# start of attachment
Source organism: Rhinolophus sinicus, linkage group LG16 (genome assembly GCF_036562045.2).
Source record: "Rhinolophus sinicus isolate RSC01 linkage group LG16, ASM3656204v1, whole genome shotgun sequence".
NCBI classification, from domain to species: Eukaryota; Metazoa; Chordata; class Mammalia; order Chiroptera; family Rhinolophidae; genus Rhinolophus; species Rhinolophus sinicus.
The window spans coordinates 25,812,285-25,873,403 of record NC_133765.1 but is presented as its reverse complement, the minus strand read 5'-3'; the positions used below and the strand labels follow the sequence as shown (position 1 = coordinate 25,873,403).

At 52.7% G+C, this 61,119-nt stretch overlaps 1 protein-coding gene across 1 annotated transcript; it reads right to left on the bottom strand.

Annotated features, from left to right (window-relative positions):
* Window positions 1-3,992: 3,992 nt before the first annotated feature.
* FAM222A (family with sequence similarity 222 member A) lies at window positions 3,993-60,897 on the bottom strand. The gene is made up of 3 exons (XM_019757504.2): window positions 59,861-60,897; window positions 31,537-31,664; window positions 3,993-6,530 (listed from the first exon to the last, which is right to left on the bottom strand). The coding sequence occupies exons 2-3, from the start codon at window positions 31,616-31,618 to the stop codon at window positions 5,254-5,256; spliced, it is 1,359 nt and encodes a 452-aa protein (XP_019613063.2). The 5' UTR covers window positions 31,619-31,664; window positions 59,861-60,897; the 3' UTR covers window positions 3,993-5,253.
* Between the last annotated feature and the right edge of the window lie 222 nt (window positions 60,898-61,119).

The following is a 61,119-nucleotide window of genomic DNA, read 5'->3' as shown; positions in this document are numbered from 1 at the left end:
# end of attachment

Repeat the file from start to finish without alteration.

Source organism: Rhinolophus sinicus, linkage group LG16 (genome assembly GCF_036562045.2).
Source record: "Rhinolophus sinicus isolate RSC01 linkage group LG16, ASM3656204v1, whole genome shotgun sequence".
NCBI classification, from domain to species: Eukaryota; Metazoa; Chordata; class Mammalia; order Chiroptera; family Rhinolophidae; genus Rhinolophus; species Rhinolophus sinicus.
The window spans coordinates 25,812,285-25,873,403 of record NC_133765.1 but is presented as its reverse complement, the minus strand read 5'-3'; the positions used below and the strand labels follow the sequence as shown (position 1 = coordinate 25,873,403).

At 52.7% G+C, this 61,119-nt stretch overlaps 1 protein-coding gene across 1 annotated transcript; it reads right to left on the bottom strand.

Annotated features, from left to right (window-relative positions):
* Window positions 1-3,992: 3,992 nt before the first annotated feature.
* FAM222A (family with sequence similarity 222 member A) lies at window positions 3,993-60,897 on the bottom strand. The gene is made up of 3 exons (XM_019757504.2): window positions 59,861-60,897; window positions 31,537-31,664; window positions 3,993-6,530 (listed from the first exon to the last, which is right to left on the bottom strand). The coding sequence occupies exons 2-3, from the start codon at window positions 31,616-31,618 to the stop codon at window positions 5,254-5,256; spliced, it is 1,359 nt and encodes a 452-aa protein (XP_019613063.2). The 5' UTR covers window positions 31,619-31,664; window positions 59,861-60,897; the 3' UTR covers window positions 3,993-5,253.
* Between the last annotated feature and the right edge of the window lie 222 nt (window positions 60,898-61,119).

The following is a 61,119-nucleotide window of genomic DNA, read 5'->3' as shown; positions in this document are numbered from 1 at the left end: